Another thing to consider is if pretension helps to prevent loosening, then increased pretension should be better. I realize the more is better line of reasoning does not always work, but here I do not see anything to negate it. Providing pretensioned A490 bolts might provide better resistance to loosening than A325 bolts. There may be trade-off in ductility and fatigue resistance though.
Now, if properly pretensioned bolts will not loosen, as is commonly stated, then by ensuring proper pretension, we will have solved the problem. But just in case – let’s consider some other options.
Some common methods used to prevent bolt lossening are: lock-nuts with some sort of insert or special threading, lock washers with either a split in them or some treatment to increase friction, and double nuts. There are various data available about each of these methods, some supporting their use and some refuting it. In general the reports I have seen have not to my knowledge been peer reviewed and are sometimes poorly documented. A further problem with these methods is that they all will probably have a detrimental effect on the pretension in the bolt. Pretension helps to prevent loosening, but it also increases the ductility of connections subjected to fatigue, by effectively reducing the stress range the bolt is subjected to. We would not want to solve a loosening problem only to find we have exacerbated a fatigue problem. I have had people argue that double-nutting does not reduce pretension, but from personal experience and everything I have read double-nutting involves jamming one nut against the other by first installing the original nut, then installing the second nut. The action really takes place though when the first nut is backed into, or jammed against, the second. This has to have some detrimental effect on pretension.
Another option that has been suggested to you is the use of a pin to stop the bolt from loosening. An Introduction to the Design and Behavior of Bolted Joints by J. H. Bickford states: "Lock wires, keyes, and cotter pins are often used. These can effectively prevent total loss of the nut - which may be extremely important - but they are not very effective in preventing substantial loss of preload within the fastener." To be fair Bickford’s assumed application probably does not involve a hole through both the nut and bolt in which to insert the pin, as has been suggested. I do not know of any data on this application and do not have any feel for what the process of drilling the hole in the bolt might do to the pretension in the bolt.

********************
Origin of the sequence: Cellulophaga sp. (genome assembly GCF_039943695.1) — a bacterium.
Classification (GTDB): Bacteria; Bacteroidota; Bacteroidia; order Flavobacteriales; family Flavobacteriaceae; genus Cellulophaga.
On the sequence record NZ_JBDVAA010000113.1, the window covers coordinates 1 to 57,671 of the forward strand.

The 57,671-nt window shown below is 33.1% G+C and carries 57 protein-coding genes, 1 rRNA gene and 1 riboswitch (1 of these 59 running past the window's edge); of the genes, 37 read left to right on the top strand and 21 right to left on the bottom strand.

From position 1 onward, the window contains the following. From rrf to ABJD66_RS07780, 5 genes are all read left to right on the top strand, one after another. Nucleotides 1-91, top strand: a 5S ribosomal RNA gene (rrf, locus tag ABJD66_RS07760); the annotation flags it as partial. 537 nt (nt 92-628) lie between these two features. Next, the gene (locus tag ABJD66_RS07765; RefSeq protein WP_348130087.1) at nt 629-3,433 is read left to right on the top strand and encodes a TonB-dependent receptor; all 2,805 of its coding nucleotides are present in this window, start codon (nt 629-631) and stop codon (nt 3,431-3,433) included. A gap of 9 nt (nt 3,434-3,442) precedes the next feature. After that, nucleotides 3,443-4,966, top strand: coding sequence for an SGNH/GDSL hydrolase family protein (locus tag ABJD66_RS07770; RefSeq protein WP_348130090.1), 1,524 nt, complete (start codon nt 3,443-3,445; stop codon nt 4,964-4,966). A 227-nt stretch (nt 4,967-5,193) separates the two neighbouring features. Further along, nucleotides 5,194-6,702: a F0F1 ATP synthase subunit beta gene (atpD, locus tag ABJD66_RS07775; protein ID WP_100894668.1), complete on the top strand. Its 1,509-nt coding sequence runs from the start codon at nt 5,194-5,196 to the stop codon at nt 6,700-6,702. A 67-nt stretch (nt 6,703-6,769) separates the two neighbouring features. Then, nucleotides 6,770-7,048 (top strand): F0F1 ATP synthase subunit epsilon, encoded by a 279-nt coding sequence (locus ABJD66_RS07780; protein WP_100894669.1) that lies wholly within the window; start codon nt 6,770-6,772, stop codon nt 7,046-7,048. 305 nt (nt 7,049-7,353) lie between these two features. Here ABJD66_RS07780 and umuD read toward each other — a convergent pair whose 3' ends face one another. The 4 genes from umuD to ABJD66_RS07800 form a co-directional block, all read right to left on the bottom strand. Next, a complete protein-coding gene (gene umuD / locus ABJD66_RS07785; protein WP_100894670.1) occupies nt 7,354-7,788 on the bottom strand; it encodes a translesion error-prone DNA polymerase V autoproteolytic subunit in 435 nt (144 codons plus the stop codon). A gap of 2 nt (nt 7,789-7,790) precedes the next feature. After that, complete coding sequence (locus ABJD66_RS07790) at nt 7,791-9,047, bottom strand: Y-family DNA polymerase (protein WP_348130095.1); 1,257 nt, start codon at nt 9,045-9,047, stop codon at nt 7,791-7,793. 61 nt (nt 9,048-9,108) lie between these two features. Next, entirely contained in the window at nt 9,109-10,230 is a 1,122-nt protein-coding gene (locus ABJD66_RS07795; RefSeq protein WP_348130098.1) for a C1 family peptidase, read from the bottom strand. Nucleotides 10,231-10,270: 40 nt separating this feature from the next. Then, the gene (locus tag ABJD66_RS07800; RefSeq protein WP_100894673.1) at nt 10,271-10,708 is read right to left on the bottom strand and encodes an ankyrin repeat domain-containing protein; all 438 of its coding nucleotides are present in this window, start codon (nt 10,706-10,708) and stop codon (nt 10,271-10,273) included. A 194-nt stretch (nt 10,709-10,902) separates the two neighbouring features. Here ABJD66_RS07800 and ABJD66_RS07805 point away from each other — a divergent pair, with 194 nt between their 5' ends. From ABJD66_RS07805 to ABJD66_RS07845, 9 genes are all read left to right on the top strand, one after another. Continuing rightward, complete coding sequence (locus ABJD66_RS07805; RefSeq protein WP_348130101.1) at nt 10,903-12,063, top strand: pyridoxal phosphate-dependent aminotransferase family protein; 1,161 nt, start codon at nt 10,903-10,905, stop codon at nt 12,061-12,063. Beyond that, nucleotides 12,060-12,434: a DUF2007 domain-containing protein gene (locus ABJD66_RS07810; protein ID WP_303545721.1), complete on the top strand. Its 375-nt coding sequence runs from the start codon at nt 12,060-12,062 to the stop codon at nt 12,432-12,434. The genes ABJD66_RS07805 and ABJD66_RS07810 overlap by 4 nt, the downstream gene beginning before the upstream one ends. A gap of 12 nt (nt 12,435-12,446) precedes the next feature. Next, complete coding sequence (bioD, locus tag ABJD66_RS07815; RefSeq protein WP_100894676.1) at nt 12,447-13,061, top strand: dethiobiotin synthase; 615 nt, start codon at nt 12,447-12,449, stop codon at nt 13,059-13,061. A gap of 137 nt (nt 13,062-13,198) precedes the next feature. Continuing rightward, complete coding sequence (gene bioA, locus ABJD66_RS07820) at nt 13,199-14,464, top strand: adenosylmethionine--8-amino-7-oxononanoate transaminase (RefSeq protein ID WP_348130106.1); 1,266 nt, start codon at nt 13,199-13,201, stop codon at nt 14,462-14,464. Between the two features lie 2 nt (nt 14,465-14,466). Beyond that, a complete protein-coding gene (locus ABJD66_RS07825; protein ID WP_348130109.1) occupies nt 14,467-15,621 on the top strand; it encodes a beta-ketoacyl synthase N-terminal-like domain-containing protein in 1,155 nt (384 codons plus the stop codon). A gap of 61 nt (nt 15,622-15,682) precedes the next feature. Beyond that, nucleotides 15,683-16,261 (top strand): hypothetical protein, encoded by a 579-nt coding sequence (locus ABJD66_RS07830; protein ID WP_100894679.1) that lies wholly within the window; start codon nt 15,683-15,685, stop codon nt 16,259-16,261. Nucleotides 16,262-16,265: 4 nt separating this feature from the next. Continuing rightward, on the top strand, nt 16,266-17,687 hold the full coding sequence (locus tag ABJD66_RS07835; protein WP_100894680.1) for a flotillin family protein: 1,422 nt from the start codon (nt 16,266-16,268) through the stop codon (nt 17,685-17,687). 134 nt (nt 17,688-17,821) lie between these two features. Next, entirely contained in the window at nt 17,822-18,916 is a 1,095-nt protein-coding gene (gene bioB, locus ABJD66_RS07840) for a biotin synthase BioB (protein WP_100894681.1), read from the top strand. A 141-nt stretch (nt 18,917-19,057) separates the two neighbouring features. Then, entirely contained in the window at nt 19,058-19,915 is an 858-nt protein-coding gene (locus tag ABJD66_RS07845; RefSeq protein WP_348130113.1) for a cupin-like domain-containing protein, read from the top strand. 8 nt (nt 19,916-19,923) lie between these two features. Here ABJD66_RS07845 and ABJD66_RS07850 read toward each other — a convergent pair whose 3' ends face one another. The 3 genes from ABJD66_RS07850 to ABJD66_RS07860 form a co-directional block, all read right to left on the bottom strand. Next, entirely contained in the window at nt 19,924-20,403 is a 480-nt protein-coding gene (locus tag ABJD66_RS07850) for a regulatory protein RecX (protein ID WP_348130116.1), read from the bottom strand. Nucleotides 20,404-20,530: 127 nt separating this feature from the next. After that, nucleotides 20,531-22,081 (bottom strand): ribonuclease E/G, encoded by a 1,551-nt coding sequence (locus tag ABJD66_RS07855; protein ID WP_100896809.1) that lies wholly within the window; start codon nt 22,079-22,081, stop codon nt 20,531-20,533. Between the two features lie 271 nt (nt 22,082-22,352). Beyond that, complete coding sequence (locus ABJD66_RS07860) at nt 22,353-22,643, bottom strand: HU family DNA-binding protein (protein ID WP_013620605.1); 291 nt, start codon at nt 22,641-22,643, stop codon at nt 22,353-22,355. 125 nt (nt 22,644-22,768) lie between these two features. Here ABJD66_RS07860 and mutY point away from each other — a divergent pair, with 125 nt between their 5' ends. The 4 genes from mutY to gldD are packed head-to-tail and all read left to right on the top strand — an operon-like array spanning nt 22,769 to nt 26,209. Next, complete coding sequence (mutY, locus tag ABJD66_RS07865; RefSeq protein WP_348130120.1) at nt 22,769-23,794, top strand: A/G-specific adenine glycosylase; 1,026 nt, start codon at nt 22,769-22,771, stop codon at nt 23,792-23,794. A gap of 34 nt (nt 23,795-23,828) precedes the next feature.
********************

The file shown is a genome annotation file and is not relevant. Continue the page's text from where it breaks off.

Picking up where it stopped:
Tack welding is another commonly proposed solution, but I personally do not recommend it. AISC Design Guide 21 states: “As a general principle, welding should not be done on bolts or nuts. However, if essential, the composition of the bolt (and nuts, if involved) must be carefully considered… ASTM A490 bolts should never be welded upon, given their very high strength (150 ksi minimum). Welding on nuts and washers is also problematic.” Again, I think be welding the nut to the bolt, you are trading one problem for a different and potentially more serious problem.
Another factor, in addition to pretension, that seems to affect the likelihood of bolt loosening is slip. Now we are more into opinion. I cannot point you to an AISC or RCSC reference, and it is not mentioned in the texts that I know of, but it does seem to play a role. Since the threads are essentially an inclined plane and the pretension set-up a situation where the bolt and the nut have a tendency to rotate in one direction (loosening) and not the other (tightening), preventing slip, wherever it might occur would seem to be a good thing. The pretension should eliminate much of the slip between the threads, but some sources suggest that the relative movement of the plies may also precipitate loosening. If this is the case, then roughening the faying surface might be beneficial.
Some sources also suggest that increasing the grip is beneficial, but I tend to be more skeptical of this, since the same level of pretension should be attained regardless of grip using the tensioning methods in the Bolt Spec. Some suggest piling up washers to increase the grip, but to me this would seem to encourage slip.
Just in case the bolts do loosen despite all your efforts, it is probably a good idea to inspect the joints periodically. It would seem to me that match–marking, as suggested earlier would aid this process. If the bolts have loosen “a little” they could probably be retightened a few times before they had to be replaced, but eventually the retightening could lead to fatigue problems. This behavior is discussed in section 4.5 of the Bolt Guide (a free download from boltcouncil.org). The fatigue would occur with both A325 and A490 bolts, but would be more of a problem for the A490’s. If significant loosening occurred the bolts should probably be replaced and not retightened.
To summarize some points:
Pretension is important to resist loosening and to prevent fatigue.
Pretension should not be sacrificed in an attempt to prevent the bolt from loosening.
The general consensus seems to be the pretension is sufficient.
It seems logical (to me at least) that preventing slip between parts might help prevent loosening.
Since the consequences of loosening could be great, periodic inspection is probably warranted.
Sorry for such a long response, but I wanted to put all the information in front of you so you could make your decision and hopefully be better prepared to refute any options you were uncomfortable with. I hope you find some of this useful.